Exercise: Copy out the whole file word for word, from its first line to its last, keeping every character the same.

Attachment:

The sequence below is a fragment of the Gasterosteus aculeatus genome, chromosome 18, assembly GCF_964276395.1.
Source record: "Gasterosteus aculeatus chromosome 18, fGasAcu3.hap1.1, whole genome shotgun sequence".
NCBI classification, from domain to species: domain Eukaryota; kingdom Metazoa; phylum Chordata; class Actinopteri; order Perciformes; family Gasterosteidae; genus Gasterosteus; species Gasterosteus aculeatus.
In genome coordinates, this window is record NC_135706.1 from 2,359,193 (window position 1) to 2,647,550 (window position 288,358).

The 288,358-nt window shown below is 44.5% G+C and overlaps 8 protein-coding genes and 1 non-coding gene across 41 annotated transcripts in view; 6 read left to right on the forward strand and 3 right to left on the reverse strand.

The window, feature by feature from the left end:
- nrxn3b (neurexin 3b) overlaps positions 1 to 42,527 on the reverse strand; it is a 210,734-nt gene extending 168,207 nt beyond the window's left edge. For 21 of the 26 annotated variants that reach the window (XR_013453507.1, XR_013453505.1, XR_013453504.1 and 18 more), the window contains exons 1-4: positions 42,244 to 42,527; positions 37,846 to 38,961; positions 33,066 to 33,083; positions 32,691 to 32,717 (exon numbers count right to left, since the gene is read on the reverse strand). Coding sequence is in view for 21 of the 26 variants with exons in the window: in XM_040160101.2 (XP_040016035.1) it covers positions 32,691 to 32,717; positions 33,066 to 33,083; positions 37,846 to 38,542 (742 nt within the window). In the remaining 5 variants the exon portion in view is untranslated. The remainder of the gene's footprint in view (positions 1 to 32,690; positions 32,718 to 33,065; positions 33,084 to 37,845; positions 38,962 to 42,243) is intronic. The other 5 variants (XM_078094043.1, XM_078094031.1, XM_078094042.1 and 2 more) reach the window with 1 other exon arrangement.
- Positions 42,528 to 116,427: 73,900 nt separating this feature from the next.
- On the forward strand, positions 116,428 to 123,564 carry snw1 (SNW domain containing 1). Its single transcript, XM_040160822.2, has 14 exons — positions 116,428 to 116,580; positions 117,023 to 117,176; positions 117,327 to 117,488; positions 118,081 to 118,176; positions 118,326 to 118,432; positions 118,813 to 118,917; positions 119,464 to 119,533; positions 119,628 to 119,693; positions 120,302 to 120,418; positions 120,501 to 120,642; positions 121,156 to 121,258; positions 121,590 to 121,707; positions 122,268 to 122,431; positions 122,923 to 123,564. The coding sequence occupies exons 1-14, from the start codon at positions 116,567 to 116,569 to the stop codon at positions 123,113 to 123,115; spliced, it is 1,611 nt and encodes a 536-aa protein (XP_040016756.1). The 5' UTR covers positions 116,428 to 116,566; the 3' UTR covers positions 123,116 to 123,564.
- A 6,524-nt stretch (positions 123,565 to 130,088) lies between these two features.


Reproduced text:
The sequence below is a fragment of the Gasterosteus aculeatus genome, chromosome 18, assembly GCF_964276395.1.
Source record: "Gasterosteus aculeatus chromosome 18, fGasAcu3.hap1.1, whole genome shotgun sequence".
NCBI classification, from domain to species: domain Eukaryota; kingdom Metazoa; phylum Chordata; class Actinopteri; order Perciformes; family Gasterosteidae; genus Gasterosteus; species Gasterosteus aculeatus.
In genome coordinates, this window is record NC_135706.1 from 2,359,193 (window position 1) to 2,647,550 (window position 288,358).

The 288,358-nt window shown below is 44.5% G+C and overlaps 8 protein-coding genes and 1 non-coding gene across 41 annotated transcripts in view; 6 read left to right on the forward strand and 3 right to left on the reverse strand.

The window, feature by feature from the left end:
- nrxn3b (neurexin 3b) overlaps positions 1 to 42,527 on the reverse strand; it is a 210,734-nt gene extending 168,207 nt beyond the window's left edge. For 21 of the 26 annotated variants that reach the window (XR_013453507.1, XR_013453505.1, XR_013453504.1 and 18 more), the window contains exons 1-4: positions 42,244 to 42,527; positions 37,846 to 38,961; positions 33,066 to 33,083; positions 32,691 to 32,717 (exon numbers count right to left, since the gene is read on the reverse strand). Coding sequence is in view for 21 of the 26 variants with exons in the window: in XM_040160101.2 (XP_040016035.1) it covers positions 32,691 to 32,717; positions 33,066 to 33,083; positions 37,846 to 38,542 (742 nt within the window). In the remaining 5 variants the exon portion in view is untranslated. The remainder of the gene's footprint in view (positions 1 to 32,690; positions 32,718 to 33,065; positions 33,084 to 37,845; positions 38,962 to 42,243) is intronic. The other 5 variants (XM_078094043.1, XM_078094031.1, XM_078094042.1 and 2 more) reach the window with 1 other exon arrangement.
- Positions 42,528 to 116,427: 73,900 nt separating this feature from the next.
- On the forward strand, positions 116,428 to 123,564 carry snw1 (SNW domain containing 1). Its single transcript, XM_040160822.2, has 14 exons — positions 116,428 to 116,580; positions 117,023 to 117,176; positions 117,327 to 117,488; positions 118,081 to 118,176; positions 118,326 to 118,432; positions 118,813 to 118,917; positions 119,464 to 119,533; positions 119,628 to 119,693; positions 120,302 to 120,418; positions 120,501 to 120,642; positions 121,156 to 121,258; positions 121,590 to 121,707; positions 122,268 to 122,431; positions 122,923 to 123,564. The coding sequence occupies exons 1-14, from the start codon at positions 116,567 to 116,569 to the stop codon at positions 123,113 to 123,115; spliced, it is 1,611 nt and encodes a 536-aa protein (XP_040016756.1). The 5' UTR covers positions 116,428 to 116,566; the 3' UTR covers positions 123,116 to 123,564.
- A 6,524-nt stretch (positions 123,565 to 130,088) lies between these two features.